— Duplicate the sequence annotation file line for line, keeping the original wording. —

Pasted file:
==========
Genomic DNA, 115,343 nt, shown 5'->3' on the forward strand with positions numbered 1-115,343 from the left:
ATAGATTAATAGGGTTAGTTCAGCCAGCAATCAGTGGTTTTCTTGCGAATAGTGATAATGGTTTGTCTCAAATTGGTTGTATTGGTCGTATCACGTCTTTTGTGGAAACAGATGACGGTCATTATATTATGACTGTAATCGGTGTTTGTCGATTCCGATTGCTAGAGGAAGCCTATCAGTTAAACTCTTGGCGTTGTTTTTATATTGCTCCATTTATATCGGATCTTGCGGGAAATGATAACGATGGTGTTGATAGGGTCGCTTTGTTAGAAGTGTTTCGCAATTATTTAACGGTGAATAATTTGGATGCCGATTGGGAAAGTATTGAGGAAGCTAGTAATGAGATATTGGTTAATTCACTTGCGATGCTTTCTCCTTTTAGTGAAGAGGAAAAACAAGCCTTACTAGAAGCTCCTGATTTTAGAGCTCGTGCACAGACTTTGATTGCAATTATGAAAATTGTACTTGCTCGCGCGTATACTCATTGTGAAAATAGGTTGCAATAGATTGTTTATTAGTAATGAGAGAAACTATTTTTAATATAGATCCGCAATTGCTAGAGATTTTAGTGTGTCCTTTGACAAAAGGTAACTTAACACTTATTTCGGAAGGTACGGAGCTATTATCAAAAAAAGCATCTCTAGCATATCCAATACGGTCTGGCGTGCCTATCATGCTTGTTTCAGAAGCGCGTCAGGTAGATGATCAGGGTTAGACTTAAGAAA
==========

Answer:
Genomic DNA, 115,343 nt, shown 5'->3' on the forward strand with positions numbered 1-115,343 from the left:
ATAGATTAATAGGGTTAGTTCAGCCAGCAATCAGTGGTTTTCTTGCGAATAGTGATAATGGTTTGTCTCAAATTGGTTGTATTGGTCGTATCACGTCTTTTGTGGAAACAGATGACGGTCATTATATTATGACTGTAATCGGTGTTTGTCGATTCCGATTGCTAGAGGAAGCCTATCAGTTAAACTCTTGGCGTTGTTTTTATATTGCTCCATTTATATCGGATCTTGCGGGAAATGATAACGATGGTGTTGATAGGGTCGCTTTGTTAGAAGTGTTTCGCAATTATTTAACGGTGAATAATTTGGATGCCGATTGGGAAAGTATTGAGGAAGCTAGTAATGAGATATTGGTTAATTCACTTGCGATGCTTTCTCCTTTTAGTGAAGAGGAAAAACAAGCCTTACTAGAAGCTCCTGATTTTAGAGCTCGTGCACAGACTTTGATTGCAATTATGAAAATTGTACTTGCTCGCGCGTATACTCATTGTGAAAATAGGTTGCAATAGATTGTTTATTAGTAATGAGAGAAACTATTTTTAATATAGATCCGCAATTGCTAGAGATTTTAGTGTGTCCTTTGACAAAAGGTAACTTAACACTTATTTCGGAAGGTACGGAGCTATTATCAAAAAAAGCATCTCTAGCATATCCAATACGGTCTGGCGTGCCTATCATGCTTGTTTCAGAAGCGCGTCAGGTAGATGATCAGGGTTAGACTTAAGAAA